Kholmogory Sets

The town of Kholmogory, nearly 100 kilometers up the river from the port city of Arkhangel’sk, has been famous for its carvers. Craftsmen used the bones and tusks of walrus that had been brought to Arkhangel’sk, as well as fossilised mastodon ivory. During the 17th century, Kholmogory became one of the main centers of ivory carving in Russia, and the chess sets manufactured in the workshops there were of such distinct style that the name of the city became synomimous with this type of set, as the city of Dieppe in France gave its name to the type of ivory sets carved there. 

Typical example of a Kholmogory set below. It ususally represents the Russian army against an Eastern enemy, often Turkish. The Russian side is dressed all in white, and their costumes reflect ancient Roman clothing (first picture below). It has been suggested that this design occurred because Catherine II. (1729-96) outfitted her peronsal bodyguards to look like Roman guards. 

Source: Dean, Chess Masterpieces, 2010.

Each King is seated on a throne. Next to him, the Queen piece is usually a vizier – an advisor or prime minister. In this set, the Queen is a female, unusual for a Russian set. The knights and pawns of the Russian (white) side, all soldiers, wear Roman-style plumed helmets. The opposing side is Eastern, probably Turks, wearing red hats. The bishops are elephants. On the Russian side, each elephant is ridden by a mahout, a seated man wearing a turban; whereas on the Eastern side, the elephants are riderless but feature a red color inside one ear.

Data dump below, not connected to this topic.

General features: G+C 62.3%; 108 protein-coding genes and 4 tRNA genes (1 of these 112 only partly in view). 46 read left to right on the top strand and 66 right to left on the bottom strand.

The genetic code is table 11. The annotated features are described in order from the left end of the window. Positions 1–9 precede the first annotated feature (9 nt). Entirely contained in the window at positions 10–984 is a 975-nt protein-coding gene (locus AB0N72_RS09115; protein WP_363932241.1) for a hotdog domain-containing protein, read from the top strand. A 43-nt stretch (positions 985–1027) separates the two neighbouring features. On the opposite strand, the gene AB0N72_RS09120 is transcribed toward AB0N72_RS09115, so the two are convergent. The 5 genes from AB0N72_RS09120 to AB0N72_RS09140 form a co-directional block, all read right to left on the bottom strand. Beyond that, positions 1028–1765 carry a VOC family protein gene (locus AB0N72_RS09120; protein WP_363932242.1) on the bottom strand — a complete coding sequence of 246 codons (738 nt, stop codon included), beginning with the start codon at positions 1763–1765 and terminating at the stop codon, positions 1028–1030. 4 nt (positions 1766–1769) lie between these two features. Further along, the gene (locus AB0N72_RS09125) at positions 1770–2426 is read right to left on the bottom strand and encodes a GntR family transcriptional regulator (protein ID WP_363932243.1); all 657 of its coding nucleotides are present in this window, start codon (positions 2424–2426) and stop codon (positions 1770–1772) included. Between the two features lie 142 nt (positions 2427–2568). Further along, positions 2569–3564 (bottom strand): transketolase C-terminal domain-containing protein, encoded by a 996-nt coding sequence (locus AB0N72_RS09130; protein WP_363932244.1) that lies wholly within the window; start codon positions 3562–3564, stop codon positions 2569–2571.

As in other traditional sets of this period, the rook is a ladja – a ship with sails. On the Eastern side, each ship has only one full sail, with a tiny red pennant at the top. On the Russian side, each ladja has two masts, with both sails filled out by the wind. In Russian sets, the ladja traditionally occupied the place of the rook, and the elephant was in the bishop’s position.  

Source: Dean, Chess Masterpieces, 2010. 

Russian Christians vs. Muslims

Not differentiated by color – it is easy to distinguish the two sides. As in Indian sets, there are ships for rooks and elephants for bishops. The king is seated on a throne. Next to the king is his vizier, here represented by a Roman officer. The pawns are Roman and Muslim soldiers. The elephants of the Christian side have mahouts but there are non on the Muslim side. The pierced, ajouré bases of these pieces are attached with ivory pins. They are carved with Neoclassical acanthus-leaf tips, which helps to date this set. Late 18th, early 19th century.

King 8.6cm; Queen 10.2cm; Bishop 7.6cm; Knight 9.2cm; Rook 9.5cm. 

Source: Metropolitan Museum of 
Art, New York. USA.